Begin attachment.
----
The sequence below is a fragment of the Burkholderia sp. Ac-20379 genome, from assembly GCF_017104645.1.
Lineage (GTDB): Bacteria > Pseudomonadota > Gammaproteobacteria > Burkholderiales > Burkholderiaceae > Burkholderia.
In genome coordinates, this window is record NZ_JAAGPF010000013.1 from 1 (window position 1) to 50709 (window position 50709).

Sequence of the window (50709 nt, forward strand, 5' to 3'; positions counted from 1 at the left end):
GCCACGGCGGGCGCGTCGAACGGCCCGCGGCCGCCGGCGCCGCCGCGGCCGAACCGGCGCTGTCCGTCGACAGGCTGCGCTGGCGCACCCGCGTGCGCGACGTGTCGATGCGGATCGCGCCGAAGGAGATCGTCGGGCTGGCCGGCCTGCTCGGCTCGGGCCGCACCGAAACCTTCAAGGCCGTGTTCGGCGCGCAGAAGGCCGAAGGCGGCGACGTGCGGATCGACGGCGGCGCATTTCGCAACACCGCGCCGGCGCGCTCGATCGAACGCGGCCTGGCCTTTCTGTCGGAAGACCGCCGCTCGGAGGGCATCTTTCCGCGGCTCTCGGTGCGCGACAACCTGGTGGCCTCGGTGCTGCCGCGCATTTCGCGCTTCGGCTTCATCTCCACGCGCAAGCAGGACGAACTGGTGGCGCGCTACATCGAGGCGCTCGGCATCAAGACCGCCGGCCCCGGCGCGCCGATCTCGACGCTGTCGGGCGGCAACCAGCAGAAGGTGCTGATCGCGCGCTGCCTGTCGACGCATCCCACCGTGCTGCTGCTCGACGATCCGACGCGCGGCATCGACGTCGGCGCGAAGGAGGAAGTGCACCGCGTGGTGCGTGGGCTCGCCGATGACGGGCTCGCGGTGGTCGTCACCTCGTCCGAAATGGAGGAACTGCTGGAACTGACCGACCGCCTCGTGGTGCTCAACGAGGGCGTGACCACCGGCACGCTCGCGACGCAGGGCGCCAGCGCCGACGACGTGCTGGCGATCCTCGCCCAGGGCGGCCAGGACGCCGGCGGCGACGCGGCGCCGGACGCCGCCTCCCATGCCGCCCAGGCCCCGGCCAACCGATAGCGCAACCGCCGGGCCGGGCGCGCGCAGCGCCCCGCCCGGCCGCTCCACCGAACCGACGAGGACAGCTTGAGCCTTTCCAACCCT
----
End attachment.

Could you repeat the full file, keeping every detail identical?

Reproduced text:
The sequence below is a fragment of the Burkholderia sp. Ac-20379 genome, from assembly GCF_017104645.1.
Lineage (GTDB): Bacteria > Pseudomonadota > Gammaproteobacteria > Burkholderiales > Burkholderiaceae > Burkholderia.
In genome coordinates, this window is record NZ_JAAGPF010000013.1 from 1 (window position 1) to 50709 (window position 50709).

Sequence of the window (50709 nt, forward strand, 5' to 3'; positions counted from 1 at the left end):
GCCACGGCGGGCGCGTCGAACGGCCCGCGGCCGCCGGCGCCGCCGCGGCCGAACCGGCGCTGTCCGTCGACAGGCTGCGCTGGCGCACCCGCGTGCGCGACGTGTCGATGCGGATCGCGCCGAAGGAGATCGTCGGGCTGGCCGGCCTGCTCGGCTCGGGCCGCACCGAAACCTTCAAGGCCGTGTTCGGCGCGCAGAAGGCCGAAGGCGGCGACGTGCGGATCGACGGCGGCGCATTTCGCAACACCGCGCCGGCGCGCTCGATCGAACGCGGCCTGGCCTTTCTGTCGGAAGACCGCCGCTCGGAGGGCATCTTTCCGCGGCTCTCGGTGCGCGACAACCTGGTGGCCTCGGTGCTGCCGCGCATTTCGCGCTTCGGCTTCATCTCCACGCGCAAGCAGGACGAACTGGTGGCGCGCTACATCGAGGCGCTCGGCATCAAGACCGCCGGCCCCGGCGCGCCGATCTCGACGCTGTCGGGCGGCAACCAGCAGAAGGTGCTGATCGCGCGCTGCCTGTCGACGCATCCCACCGTGCTGCTGCTCGACGATCCGACGCGCGGCATCGACGTCGGCGCGAAGGAGGAAGTGCACCGCGTGGTGCGTGGGCTCGCCGATGACGGGCTCGCGGTGGTCGTCACCTCGTCCGAAATGGAGGAACTGCTGGAACTGACCGACCGCCTCGTGGTGCTCAACGAGGGCGTGACCACCGGCACGCTCGCGACGCAGGGCGCCAGCGCCGACGACGTGCTGGCGATCCTCGCCCAGGGCGGCCAGGACGCCGGCGGCGACGCGGCGCCGGACGCCGCCTCCCATGCCGCCCAGGCCCCGGCCAACCGATAGCGCAACCGCCGGGCCGGGCGCGCGCAGCGCCCCGCCCGGCCGCTCCACCGAACCGACGAGGACAGCTTGAGCCTTTCCAACCCT